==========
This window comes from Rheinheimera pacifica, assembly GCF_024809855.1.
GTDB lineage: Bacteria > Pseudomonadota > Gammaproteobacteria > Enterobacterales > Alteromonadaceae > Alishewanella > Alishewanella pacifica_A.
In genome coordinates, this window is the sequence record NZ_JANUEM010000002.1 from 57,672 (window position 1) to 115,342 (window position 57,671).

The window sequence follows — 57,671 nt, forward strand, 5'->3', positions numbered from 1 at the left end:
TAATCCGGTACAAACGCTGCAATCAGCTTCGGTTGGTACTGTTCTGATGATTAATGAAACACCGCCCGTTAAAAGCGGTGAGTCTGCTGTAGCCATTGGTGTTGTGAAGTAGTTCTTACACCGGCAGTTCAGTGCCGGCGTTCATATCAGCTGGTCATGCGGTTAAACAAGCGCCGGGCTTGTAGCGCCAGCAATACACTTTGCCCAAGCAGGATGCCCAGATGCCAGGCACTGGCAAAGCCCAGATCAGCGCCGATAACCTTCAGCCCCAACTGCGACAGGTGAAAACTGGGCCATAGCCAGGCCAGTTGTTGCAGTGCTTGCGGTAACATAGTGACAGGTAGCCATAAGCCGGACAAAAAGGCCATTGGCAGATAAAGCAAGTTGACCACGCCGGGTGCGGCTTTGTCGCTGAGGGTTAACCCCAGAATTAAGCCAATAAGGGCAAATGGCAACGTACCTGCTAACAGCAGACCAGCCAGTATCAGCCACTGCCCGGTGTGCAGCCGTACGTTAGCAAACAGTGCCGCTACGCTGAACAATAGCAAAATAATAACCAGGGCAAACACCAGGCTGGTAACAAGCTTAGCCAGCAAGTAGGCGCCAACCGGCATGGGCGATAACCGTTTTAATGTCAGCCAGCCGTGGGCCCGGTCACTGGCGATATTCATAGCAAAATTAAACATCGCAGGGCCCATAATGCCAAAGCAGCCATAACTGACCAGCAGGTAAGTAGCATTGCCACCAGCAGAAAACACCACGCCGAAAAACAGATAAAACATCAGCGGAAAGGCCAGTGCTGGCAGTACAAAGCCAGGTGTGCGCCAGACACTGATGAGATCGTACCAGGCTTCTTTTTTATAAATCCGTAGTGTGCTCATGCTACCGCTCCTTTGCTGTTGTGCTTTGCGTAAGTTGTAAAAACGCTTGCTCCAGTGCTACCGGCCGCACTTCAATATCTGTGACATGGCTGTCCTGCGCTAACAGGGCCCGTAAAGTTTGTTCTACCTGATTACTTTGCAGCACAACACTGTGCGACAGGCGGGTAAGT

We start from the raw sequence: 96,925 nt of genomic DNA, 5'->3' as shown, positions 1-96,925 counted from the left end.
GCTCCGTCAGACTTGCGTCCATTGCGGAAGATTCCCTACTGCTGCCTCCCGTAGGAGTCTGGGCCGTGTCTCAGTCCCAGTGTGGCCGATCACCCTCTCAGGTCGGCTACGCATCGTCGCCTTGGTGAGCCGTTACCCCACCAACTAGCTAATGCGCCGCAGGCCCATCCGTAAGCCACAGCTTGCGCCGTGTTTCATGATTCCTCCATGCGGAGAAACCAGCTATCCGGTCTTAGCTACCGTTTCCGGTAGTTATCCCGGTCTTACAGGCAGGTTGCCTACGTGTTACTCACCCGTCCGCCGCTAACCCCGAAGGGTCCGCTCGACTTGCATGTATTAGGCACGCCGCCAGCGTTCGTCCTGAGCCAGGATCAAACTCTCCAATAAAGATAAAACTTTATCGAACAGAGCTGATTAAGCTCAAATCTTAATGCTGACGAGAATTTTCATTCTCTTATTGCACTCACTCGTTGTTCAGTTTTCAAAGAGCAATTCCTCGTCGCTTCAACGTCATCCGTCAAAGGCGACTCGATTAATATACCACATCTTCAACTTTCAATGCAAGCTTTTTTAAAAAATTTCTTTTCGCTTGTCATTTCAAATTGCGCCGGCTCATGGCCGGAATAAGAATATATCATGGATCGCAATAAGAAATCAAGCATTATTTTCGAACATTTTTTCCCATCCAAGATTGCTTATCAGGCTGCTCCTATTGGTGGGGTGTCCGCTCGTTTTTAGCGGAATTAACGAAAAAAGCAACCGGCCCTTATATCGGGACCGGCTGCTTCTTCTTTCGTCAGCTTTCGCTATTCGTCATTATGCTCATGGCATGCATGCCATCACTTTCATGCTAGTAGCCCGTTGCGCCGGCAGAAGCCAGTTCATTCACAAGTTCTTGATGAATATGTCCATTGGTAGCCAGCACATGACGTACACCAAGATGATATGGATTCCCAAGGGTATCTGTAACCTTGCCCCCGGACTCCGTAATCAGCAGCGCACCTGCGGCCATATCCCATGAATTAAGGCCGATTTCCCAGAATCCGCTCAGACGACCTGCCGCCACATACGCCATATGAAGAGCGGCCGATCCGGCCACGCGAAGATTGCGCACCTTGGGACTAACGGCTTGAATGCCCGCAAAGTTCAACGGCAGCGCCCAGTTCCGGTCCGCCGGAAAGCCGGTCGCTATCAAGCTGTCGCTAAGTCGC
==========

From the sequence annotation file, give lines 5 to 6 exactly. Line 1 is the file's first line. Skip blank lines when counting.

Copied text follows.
TAATCCGGTACAAACGCTGCAATCAGCTTCGGTTGGTACTGTTCTGATGATTAATGAAACACCGCCCGTTAAAAGCGGTGAGTCTGCTGTAGCCATTGGTGTTGTGAAGTAGTTCTTACACCGGCAGTTCAGTGCCGGCGTTCATATCAGCTGGTCATGCGGTTAAACAAGCGCCGGGCTTGTAGCGCCAGCAATACACTTTGCCCAAGCAGGATGCCCAGATGCCAGGCACTGGCAAAGCCCAGATCAGCGCCGATAACCTTCAGCCCCAACTGCGACAGGTGAAAACTGGGCCATAGCCAGGCCAGTTGTTGCAGTGCTTGCGGTAACATAGTGACAGGTAGCCATAAGCCGGACAAAAAGGCCATTGGCAGATAAAGCAAGTTGACCACGCCGGGTGCGGCTTTGTCGCTGAGGGTTAACCCCAGAATTAAGCCAATAAGGGCAAATGGCAACGTACCTGCTAACAGCAGACCAGCCAGTATCAGCCACTGCCCGGTGTGCAGCCGTACGTTAGCAAACAGTGCCGCTACGCTGAACAATAGCAAAATAATAACCAGGGCAAACACCAGGCTGGTAACAAGCTTAGCCAGCAAGTAGGCGCCAACCGGCATGGGCGATAACCGTTTTAATGTCAGCCAGCCGTGGGCCCGGTCACTGGCGATATTCATAGCAAAATTAAACATCGCAGGGCCCATAATGCCAAAGCAGCCATAACTGACCAGCAGGTAAGTAGCATTGCCACCAGCAGAAAACACCACGCCGAAAAACAGATAAAACATCAGCGGAAAGGCCAGTGCTGGCAGTACAAAGCCAGGTGTGCGCCAGACACTGATGAGATCGTACCAGGCTTCTTTTTTATAAATCCGTAGTGTGCTCATGCTACCGCTCCTTTGCTGTTGTGCTTTGCGTAAGTTGTAAAAACGCTTGCTCCAGTGCTACCGGCCGCACTTCAATATCTGTGACATGGCTGTCCTGCGCTAACAGGGCCCGTAAAGTTTGTTCTACCTGATTACTTTGCAGCACAACACTGTGCGACAGGCGGGTAAGT

We start from the raw sequence: 96,925 nt of genomic DNA, 5'->3' as shown, positions 1-96,925 counted from the left end.